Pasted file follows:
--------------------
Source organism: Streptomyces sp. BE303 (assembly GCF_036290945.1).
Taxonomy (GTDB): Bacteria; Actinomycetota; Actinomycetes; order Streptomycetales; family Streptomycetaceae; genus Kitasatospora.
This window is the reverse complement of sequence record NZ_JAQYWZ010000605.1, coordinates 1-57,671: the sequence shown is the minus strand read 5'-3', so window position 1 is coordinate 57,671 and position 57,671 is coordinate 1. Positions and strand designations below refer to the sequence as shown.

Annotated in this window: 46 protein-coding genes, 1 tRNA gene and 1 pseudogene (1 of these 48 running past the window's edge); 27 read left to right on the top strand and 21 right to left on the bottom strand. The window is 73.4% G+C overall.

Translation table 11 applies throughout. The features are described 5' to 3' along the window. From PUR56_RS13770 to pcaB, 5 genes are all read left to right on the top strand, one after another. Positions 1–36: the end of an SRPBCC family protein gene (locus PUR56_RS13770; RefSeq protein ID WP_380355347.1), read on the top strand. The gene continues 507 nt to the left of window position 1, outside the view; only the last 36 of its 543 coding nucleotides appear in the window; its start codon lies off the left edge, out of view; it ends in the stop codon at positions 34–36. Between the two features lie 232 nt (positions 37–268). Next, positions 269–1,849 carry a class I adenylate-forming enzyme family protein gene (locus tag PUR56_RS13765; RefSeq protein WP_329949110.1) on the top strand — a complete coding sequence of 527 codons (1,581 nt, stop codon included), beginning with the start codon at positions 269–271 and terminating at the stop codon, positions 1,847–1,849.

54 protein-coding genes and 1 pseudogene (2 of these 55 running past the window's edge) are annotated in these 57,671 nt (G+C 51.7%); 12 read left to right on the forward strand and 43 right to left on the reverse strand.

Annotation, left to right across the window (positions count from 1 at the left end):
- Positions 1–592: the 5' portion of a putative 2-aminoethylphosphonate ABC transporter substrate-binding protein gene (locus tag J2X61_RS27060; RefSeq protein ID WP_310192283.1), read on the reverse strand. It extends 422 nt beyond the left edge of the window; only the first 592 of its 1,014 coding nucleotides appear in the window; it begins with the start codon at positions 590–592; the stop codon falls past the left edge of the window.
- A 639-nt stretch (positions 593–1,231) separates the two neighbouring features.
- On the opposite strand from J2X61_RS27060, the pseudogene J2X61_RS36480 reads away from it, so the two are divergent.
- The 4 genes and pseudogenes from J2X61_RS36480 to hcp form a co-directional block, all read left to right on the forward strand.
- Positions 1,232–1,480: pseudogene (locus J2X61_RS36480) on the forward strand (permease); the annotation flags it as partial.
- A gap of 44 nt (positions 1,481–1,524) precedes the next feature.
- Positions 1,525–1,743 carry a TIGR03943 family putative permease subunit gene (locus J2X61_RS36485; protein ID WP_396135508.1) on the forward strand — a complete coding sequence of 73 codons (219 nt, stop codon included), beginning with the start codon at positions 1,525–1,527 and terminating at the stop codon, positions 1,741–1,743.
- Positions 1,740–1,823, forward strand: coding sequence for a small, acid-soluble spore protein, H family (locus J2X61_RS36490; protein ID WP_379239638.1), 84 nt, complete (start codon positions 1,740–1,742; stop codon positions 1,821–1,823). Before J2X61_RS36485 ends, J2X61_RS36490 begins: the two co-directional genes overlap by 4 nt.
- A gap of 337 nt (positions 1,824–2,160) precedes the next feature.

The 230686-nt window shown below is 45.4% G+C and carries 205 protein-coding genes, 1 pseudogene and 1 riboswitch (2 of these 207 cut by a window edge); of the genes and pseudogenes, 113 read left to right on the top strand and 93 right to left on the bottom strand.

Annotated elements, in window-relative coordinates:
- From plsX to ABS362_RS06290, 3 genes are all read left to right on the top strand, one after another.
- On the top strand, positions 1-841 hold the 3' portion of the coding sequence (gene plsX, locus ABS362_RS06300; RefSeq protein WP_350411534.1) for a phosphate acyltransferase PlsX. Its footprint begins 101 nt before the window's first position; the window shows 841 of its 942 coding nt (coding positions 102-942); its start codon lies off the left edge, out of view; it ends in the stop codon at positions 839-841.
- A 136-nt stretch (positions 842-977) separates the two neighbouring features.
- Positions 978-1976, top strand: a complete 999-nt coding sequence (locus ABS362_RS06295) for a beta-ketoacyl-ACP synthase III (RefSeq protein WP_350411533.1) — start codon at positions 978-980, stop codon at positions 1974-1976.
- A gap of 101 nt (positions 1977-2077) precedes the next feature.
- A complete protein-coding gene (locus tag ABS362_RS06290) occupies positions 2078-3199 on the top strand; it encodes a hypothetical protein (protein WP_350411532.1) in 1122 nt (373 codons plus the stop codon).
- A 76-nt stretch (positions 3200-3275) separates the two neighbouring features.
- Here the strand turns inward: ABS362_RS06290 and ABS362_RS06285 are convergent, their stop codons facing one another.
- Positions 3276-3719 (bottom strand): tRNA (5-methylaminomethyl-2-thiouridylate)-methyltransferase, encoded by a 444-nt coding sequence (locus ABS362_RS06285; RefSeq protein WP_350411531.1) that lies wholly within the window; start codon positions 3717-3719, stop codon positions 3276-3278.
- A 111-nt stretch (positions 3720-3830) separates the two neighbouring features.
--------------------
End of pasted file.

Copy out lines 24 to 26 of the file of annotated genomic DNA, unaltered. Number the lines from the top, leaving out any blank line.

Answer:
- A complete protein-coding gene (locus tag ABS362_RS06290) occupies positions 2078-3199 on the top strand; it encodes a hypothetical protein (protein WP_350411532.1) in 1122 nt (373 codons plus the stop codon).
- A 76-nt stretch (positions 3200-3275) separates the two neighbouring features.
- Here the strand turns inward: ABS362_RS06290 and ABS362_RS06285 are convergent, their stop codons facing one another.